A few years ago, I was bitten by the spinning bug. Not the bicycle exercise kind, the making yarn kind. It’s surprisingly portable, easy, and addictive. I’ve spun in all sorts of crazy places, including while walking to class, and almost nobody has so much as given me a second look! It’s amazing how much yarn I can make on a spindle. Not that I don’t covet a spinning wheel all the same. I even have some mad scientist plans to make a wheel, but they will get their own post.
I made a couple of spindles with wooden toy wheels and dowel rods, light ones that I’ve been using to make really thin singles and heavy ones with a hook that I’ve been using for plying and ply-on-the-fly. All supplies for them except the sandpaper from Hobby Lobby, since I worked there and all. I plan to make a few more; old cds, decorative wooden motifs, big glass beads, and stone donuts all beckon to be stuck on a dowel as whorls.
Actually, the first non-cat-hair fiber I spun was wool sold for felting from Hobby Lobby, from which I have knitted some pretty sweet socks. Easy access makes a difference, sometimes, and the local yarn shops are just starting to have spinning fibers and equipment. Oooo, and now the farmer’s market in Fayettville has a fiber and yarn seller!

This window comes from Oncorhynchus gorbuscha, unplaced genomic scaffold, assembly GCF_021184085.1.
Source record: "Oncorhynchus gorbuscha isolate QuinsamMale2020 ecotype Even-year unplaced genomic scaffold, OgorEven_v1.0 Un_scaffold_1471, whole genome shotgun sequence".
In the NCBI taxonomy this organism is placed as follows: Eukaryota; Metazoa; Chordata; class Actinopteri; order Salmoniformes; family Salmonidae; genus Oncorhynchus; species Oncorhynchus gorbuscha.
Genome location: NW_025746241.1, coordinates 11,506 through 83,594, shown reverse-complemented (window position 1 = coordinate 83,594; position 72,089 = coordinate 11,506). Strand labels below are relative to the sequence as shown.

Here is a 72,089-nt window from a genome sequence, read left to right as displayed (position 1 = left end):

When I decided to take spinning more seriously, I bought a pound of natural cream-colored New Zealand wool roving from Au Gres Sheep Factory at the big War Eagle craft fair.
Being the pack rat I am, there were soon more fiber acqusitions: dyed and natural Romney roving from fleecemakers on Etsy, 8 oz. of Paradise Fibers’ Potluck domestic wool roving in multi-colored naturals, a silk cap from a local shop called KnitWicks, 4 oz. of gorgeous purple-pink batts from the farmer’s market, and about a pound of cotton roving from the thrift store for $2!
And…I found bags of alpaca fleece on Craigslist. I only bought one bag, and it weighed 5 pounds! Beautiful, rich reddish brown locks and fluff, although it’s really dusty. I’d still like to get some bamboo, and try some different wools and exotics, but these fibers will keep me busy for a while!
I’ve been trying out ‘ply-on-the-fly’ with the pretty dyed Romney on a bigger plying spindle with the hook. It’s a fabulous technique, but it’s much harder to make light weight yarn with the bigger spindle and the results so far are roughly worsted weight. Not that I mind; the Romney is really fluffy and will make a great hat and mittens or something similarly warm and cozy. I’m using a smaller spindle as a supported spindle to make cotton thread. I think it will ply up into something like size 5 pearl cotton, which I’ll dye and crochet or tat into lace.